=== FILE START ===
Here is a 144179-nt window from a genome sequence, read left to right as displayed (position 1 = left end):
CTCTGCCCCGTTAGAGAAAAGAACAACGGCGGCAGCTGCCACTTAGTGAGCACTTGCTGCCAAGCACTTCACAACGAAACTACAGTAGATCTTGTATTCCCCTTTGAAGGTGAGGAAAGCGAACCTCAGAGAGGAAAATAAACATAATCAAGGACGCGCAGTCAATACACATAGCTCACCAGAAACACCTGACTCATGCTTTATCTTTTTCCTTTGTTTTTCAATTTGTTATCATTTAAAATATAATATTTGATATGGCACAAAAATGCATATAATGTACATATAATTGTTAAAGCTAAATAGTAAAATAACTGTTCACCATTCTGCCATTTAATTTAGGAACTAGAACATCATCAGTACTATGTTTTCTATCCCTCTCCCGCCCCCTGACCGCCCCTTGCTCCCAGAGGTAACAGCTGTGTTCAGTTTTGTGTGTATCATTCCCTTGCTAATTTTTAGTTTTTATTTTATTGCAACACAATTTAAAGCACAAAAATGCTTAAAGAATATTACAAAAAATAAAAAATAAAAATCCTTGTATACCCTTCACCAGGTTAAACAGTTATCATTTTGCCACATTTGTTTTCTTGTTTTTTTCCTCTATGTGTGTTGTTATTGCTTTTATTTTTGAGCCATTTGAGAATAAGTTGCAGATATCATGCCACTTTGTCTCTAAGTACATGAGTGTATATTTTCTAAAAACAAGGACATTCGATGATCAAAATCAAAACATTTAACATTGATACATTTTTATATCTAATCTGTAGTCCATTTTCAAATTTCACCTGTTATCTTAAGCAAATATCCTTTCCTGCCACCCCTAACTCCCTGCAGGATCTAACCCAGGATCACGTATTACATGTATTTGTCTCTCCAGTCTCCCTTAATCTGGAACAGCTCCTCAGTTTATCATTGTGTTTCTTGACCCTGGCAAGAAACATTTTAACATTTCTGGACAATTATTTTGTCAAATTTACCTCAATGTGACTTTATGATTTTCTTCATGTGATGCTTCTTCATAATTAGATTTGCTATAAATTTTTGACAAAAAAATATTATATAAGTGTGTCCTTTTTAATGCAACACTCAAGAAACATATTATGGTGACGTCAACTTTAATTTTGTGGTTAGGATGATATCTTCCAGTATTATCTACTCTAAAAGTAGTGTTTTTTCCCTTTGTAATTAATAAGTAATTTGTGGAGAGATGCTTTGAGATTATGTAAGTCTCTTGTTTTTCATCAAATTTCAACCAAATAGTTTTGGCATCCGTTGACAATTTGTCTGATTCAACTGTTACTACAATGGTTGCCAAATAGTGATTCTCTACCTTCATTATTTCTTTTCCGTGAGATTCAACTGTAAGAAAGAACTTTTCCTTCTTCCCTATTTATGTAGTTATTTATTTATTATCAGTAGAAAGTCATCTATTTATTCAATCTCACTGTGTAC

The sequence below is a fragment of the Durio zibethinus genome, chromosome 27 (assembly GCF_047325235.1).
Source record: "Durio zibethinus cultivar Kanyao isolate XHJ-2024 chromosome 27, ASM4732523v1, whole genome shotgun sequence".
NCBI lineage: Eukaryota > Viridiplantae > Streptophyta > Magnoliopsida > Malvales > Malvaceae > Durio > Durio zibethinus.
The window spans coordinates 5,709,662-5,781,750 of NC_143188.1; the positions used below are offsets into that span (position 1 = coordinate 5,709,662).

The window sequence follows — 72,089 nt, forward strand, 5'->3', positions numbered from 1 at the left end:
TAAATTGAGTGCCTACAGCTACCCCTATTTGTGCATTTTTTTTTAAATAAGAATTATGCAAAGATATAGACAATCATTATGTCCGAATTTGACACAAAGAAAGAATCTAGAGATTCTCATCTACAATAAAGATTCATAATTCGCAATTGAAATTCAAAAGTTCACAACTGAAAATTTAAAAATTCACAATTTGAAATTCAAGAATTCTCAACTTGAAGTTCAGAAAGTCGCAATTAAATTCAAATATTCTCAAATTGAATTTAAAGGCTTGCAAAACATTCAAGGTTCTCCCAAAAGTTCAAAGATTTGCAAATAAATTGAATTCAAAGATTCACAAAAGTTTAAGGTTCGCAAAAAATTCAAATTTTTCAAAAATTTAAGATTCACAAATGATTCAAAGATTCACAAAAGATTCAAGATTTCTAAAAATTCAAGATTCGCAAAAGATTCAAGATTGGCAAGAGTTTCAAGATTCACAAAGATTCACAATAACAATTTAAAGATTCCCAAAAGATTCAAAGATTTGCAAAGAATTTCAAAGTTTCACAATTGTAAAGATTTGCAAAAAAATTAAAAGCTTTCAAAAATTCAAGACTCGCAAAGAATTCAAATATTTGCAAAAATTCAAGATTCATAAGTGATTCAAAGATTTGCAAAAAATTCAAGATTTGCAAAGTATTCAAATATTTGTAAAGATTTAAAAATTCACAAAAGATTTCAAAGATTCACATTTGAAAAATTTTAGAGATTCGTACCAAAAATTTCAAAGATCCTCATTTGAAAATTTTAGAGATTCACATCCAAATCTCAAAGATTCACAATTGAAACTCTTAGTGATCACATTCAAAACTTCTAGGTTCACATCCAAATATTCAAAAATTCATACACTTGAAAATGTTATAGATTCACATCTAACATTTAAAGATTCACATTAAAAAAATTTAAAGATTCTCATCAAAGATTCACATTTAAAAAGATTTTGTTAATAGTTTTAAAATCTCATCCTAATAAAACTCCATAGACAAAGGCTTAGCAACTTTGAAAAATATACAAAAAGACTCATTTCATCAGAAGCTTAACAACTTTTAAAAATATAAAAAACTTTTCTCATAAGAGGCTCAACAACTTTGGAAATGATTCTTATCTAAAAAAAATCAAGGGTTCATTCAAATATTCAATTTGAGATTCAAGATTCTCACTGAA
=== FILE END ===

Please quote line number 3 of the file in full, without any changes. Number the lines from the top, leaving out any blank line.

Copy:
The sequence below is a fragment of the Durio zibethinus genome, chromosome 27 (assembly GCF_047325235.1).